If the White Rose project receives European funding, it will send a strong signal for more investment in Carbon Capture and Storage (CCS), argues Graeme Sweeney.
Dr. Graeme Sweeney is the chairman of the Zero Emissions Platform, a coalition of energy companies, governments and research institutions supporting the development of Carbon Capture and Storage (CCS).
In July, the White Rose Carbon Capture and Storage (CCS) project, developed by Capture Power Limited, a consortium between Drax Group, Alstom and BOC, will find out if it will be the first CCS project to receive European funding under the second call of the NER300 programme. Located on land next to the existing Drax Power Station, near Selby in North Yorkshire, the proposed 426MW CCS power plant will burn coal (with the added ability to co-fire sustainable biomass) and meet the equivalent power needs of over 630,000 homes. Fully equipped with CCS technology from the outset, 90% of all the CO2 produced by the plant will be captured and transported by pipeline for permanent storage deep beneath the North Sea seabed.
Being awarded this funding would send a strong signal to member states and other investors further supporting what the European Commission and international organizations, such as the Intergovernmental Panel on Climate Change (IPCC) and International Energy Agency (IEA), have been saying for a long time – we need CCS!
However, more recently, EU funding instruments aimed at supporting the deployment of CCS in Europe have not fulfilled expectations, largely due to the budget constraints of governments, and a low carbon price. NER300 is the world’s largest funding programme for CCS and renewable energy demonstration projects aimed at encouraging private sector and member state investments in large scale demonstration projects. The funds for NER300 come from the sale of 300 million CO2 emission allowances and the amount available to chosen demonstration projects is dependent on the current carbon price at which these are sold. Unfortunately, the first round of NER300 in late 2012 did not fund any CCS projects. Stringent administrative requirements and a lack of financial backing from member states rendered the CCS project funding applications ineligible.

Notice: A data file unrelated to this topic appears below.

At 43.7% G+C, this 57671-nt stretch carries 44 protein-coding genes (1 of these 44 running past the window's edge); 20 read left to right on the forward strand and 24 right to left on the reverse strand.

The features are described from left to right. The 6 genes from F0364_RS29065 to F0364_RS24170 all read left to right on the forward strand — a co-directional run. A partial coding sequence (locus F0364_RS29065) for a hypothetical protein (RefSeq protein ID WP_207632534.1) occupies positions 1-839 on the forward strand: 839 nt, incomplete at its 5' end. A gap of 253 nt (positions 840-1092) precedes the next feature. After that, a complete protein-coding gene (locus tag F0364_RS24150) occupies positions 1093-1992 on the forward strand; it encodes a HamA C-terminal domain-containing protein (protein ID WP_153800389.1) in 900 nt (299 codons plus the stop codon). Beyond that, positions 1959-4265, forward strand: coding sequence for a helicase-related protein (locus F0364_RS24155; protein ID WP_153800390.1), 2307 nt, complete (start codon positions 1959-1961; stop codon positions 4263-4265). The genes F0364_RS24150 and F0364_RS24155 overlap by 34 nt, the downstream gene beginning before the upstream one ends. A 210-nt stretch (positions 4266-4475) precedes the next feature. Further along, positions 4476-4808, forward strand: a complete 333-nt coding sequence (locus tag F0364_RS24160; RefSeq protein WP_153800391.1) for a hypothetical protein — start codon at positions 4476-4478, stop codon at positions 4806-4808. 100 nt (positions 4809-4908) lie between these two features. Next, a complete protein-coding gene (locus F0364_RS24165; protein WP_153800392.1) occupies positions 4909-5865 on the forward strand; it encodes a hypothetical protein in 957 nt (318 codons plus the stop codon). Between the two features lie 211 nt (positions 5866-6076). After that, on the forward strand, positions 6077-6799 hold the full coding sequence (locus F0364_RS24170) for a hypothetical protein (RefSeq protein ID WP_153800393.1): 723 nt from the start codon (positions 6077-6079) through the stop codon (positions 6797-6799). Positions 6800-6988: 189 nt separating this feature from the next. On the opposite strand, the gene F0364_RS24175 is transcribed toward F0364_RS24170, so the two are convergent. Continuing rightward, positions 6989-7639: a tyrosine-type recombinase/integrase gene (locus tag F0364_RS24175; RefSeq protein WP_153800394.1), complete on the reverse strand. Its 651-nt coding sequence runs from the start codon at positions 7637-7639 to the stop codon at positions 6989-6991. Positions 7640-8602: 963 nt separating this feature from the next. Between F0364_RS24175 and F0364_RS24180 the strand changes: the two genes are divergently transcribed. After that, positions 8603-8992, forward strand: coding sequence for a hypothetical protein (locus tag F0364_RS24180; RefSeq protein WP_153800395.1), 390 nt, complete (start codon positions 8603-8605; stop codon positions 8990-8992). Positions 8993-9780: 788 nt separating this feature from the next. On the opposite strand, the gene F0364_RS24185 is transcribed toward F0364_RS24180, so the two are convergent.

Looking to the future, we must use this as a learning experience and ensure that funding schemes, including a future “expanded NER 300” as suggested by the Commission, are designed to take CCS projects over the line so that CCS can fulfil its role as a critical technology for reducing EU CO2 emissions in the power and industry sectors by 2030.
CCS is crucial for mitigating CO2 emissions from large-scale fossil fuel for power generation and from energy-intensive industry. And, in the case of the latter, it’s often the only decarbonisation option. CCS is the only known technology that can capture at least 90% of CO2 emissions from the world’s largest emitters. Furthermore, it offers significant benefits for the environment whilst protecting and developing Europe’s industrial base. For example, ZEP modelling shows that in the years to come 330,000 jobs could be created in Europe.
However, once a leader in this field, Europe has fallen behind countries such as China, Canada and the US, all of whom are gaining ground on CCS. The Boundary Dam CCS project in Saskatchewan, expected to be up and running in late 2014 is the world’s first Post-Combustion Coal-Fired and largest commercial-scale CCS project of its kind. The project is expected to capture carbon equal to taking more than 250,000 cars off Saskatchewan roads annually. This is just one of several projects across the world expected to be developed in the next few years.
In Europe, we must push ahead diligently if we are to achieve the needed fleet of CCS projects to cost-effectively reach our 80-95% decarbonisation target by 2050. We have calculated that of the 40% CO2 reduction target proposed by the European Commission’s 2030 Climate and Energy Framework, CCS can cost-effectively deliver at least 4% of these in 2030. This also means reaping the socio-economic benefits. But meeting the energy and CO2 challenge will be difficult and will take time. Without a successful CCS demonstration programme by 2020-2025, the long-term roll-out of CCS will be put at risk. Timely deployment will depend on the right support measures, especially funding.
A number of key steps have been taken by the EU institutions over the past year and we must continue to build on this momentum. Awarding NER300 funding to the White Rose project would do exactly that. To have the best chance of success we must start with a realistic perspective. Policy makers need to focus on outcomes and concentrate on action that will make a real difference, based on lessons learnt on previous support measures.